Monday, July 14, 2014
Inquirer Daily News

Obama HQ: The crowd watches the candidate

The crowd has not thinned out, as people seem to be waiting for Obama himself to talk. And he does.

Obama HQ: The crowd watches the candidate

Marcia Gelbart reports:

10:50 p.m.

Obama comments in Evansville:

"I want to start tonight by congratulating Sen. Clinton on the win tonight….She ran a terrific race. I want to thank the hundreds of thousands of Pennsylvanians who stood with our campaign today.

"There were a lot of folks who didn’t think we could make this a race when we started….Now, six weeks later, we closed the gap, we rallied people of every race and age and background to the cause. Whether they were inspired for the first time, or for the first time in a long time, we registered a record number of voters and it is those new voters who will lead our party to victory in November."
10:30 pm

The crowd has not thinned out, as people seem to be waiting for Obama himself to talk.

And for numbers.

"All that matters is the delegate count, the popular vote and the spin," said Obama finance man Mark Alderman, chairman of the WolfBlock law firm. "And that's all about the margin."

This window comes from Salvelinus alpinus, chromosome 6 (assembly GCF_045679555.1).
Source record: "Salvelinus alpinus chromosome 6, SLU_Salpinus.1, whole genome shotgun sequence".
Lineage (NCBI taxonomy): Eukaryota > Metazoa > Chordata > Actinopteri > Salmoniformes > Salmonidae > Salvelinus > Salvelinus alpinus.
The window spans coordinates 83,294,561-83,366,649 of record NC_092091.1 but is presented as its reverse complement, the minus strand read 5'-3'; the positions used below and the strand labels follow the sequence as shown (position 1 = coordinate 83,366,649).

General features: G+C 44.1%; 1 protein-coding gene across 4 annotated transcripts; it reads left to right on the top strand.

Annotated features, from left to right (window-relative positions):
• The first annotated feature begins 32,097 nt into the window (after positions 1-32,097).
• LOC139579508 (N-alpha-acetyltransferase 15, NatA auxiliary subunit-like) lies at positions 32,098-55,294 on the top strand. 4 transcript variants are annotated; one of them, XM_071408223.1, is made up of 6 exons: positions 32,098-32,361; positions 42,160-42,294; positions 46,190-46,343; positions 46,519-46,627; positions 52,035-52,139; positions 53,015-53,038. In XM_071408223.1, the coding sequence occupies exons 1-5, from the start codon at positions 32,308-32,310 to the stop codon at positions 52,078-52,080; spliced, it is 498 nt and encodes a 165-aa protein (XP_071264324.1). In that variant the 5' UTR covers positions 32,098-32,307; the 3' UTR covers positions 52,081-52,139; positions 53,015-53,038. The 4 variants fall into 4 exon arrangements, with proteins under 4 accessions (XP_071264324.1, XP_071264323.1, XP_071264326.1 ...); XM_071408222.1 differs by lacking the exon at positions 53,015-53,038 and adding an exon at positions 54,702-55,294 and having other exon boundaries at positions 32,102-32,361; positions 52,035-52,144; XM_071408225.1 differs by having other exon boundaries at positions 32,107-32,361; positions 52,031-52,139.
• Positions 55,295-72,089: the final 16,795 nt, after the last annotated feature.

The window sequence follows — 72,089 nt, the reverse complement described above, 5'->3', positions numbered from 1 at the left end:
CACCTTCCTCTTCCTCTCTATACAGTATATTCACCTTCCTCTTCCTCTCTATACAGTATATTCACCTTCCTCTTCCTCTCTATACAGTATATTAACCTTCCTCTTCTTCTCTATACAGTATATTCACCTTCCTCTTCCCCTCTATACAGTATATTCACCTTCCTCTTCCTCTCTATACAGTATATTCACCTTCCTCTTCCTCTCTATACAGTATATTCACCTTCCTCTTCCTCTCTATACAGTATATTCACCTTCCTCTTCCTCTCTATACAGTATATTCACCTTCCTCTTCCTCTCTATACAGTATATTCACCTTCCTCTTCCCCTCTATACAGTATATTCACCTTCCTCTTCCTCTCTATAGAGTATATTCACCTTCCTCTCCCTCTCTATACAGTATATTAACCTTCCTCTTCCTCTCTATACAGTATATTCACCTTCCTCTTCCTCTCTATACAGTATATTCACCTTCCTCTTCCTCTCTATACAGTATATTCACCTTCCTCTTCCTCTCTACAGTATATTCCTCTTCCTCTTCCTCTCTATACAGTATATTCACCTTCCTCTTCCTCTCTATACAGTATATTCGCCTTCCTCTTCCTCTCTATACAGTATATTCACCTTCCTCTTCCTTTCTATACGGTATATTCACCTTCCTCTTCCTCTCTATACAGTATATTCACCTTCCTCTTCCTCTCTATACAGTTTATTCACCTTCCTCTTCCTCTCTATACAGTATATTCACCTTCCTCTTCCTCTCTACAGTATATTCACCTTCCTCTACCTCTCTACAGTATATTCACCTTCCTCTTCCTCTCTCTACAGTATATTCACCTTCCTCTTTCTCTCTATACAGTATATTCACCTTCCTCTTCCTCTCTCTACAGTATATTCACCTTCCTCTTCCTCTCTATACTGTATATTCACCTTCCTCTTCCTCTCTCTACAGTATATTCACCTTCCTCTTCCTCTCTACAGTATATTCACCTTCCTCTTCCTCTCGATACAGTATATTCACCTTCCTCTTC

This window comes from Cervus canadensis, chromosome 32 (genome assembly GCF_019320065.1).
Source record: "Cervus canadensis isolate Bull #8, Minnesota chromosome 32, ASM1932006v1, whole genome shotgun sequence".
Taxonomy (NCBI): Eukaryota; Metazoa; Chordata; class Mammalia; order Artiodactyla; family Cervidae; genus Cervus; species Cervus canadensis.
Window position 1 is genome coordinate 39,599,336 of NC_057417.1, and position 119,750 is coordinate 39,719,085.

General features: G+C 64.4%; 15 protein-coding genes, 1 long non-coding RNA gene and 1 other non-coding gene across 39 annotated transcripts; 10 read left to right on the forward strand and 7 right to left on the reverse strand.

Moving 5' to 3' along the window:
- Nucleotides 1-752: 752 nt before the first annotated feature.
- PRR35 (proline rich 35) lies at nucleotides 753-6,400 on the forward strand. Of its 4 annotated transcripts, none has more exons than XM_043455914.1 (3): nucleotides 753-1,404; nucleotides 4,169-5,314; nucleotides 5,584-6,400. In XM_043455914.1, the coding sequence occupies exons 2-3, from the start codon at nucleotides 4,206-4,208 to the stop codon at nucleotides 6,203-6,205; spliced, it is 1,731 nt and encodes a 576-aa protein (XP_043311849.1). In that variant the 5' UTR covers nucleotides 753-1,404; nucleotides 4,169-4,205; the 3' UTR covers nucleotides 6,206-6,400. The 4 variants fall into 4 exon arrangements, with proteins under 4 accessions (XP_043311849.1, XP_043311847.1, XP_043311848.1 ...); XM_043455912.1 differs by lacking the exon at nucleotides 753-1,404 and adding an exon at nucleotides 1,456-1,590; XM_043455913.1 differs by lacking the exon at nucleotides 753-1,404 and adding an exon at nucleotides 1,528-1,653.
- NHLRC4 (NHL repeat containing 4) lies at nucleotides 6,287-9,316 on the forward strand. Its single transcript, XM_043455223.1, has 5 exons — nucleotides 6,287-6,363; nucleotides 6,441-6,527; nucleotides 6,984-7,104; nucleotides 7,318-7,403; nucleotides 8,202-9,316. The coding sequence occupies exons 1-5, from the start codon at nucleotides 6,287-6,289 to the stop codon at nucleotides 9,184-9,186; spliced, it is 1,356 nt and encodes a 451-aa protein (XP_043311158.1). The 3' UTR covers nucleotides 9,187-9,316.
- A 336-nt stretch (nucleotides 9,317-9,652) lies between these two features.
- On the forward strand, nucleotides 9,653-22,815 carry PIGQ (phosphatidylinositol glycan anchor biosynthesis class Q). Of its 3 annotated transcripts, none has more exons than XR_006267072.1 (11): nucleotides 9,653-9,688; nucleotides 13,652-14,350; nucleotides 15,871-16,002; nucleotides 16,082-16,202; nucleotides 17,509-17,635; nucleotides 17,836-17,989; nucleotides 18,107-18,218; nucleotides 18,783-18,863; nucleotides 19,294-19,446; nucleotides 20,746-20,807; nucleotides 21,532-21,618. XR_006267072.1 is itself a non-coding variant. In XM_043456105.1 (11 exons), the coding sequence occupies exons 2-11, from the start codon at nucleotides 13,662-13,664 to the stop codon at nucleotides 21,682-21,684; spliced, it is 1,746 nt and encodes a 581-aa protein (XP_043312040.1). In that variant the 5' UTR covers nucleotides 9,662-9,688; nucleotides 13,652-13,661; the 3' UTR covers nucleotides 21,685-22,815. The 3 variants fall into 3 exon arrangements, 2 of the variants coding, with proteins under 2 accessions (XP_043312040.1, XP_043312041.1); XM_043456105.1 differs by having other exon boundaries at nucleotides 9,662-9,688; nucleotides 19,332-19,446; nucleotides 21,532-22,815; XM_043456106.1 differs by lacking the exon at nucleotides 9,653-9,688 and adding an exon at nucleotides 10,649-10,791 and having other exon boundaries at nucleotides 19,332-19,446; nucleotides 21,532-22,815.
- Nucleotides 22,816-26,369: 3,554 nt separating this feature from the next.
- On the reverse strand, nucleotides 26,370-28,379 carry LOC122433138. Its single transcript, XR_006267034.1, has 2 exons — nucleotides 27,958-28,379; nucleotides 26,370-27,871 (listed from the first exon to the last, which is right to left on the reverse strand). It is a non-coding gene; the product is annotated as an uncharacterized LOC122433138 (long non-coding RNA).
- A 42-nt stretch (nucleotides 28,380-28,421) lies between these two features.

Alderman has every intention of staying up all night til that margin is known.

If it is under 10, "it's a tie." If it's under five, he said, "we won."

About this blog

The Inauguration: Jan. 20 blog brings you coverage of President-elect Barack Obama's transition into office.

It's written by political journalists from the Philadelphia Inquirer. Send us your comments -- and news tips -- at this address.

Thomas FitzgeraldThomas Fitzgerald joined The Philadelphia Inquirer in 2000, and has covered Harrisburg as well as city, state and national politics for the newspaper. He was a “boy on the bus” in the 2004 presidential campaign and during primary contests in 2000 and 1996.

Nathan Gorenstein has covered politics and government in the city, state and nation for the Inquirer. He's worked in the city hall bureau, had a stint on the business desk, and once covered the suburbs. After serving as assistant regional editor, he was named editor of the "Politics" web site.

Inquirer political writers
Also on
Stay Connected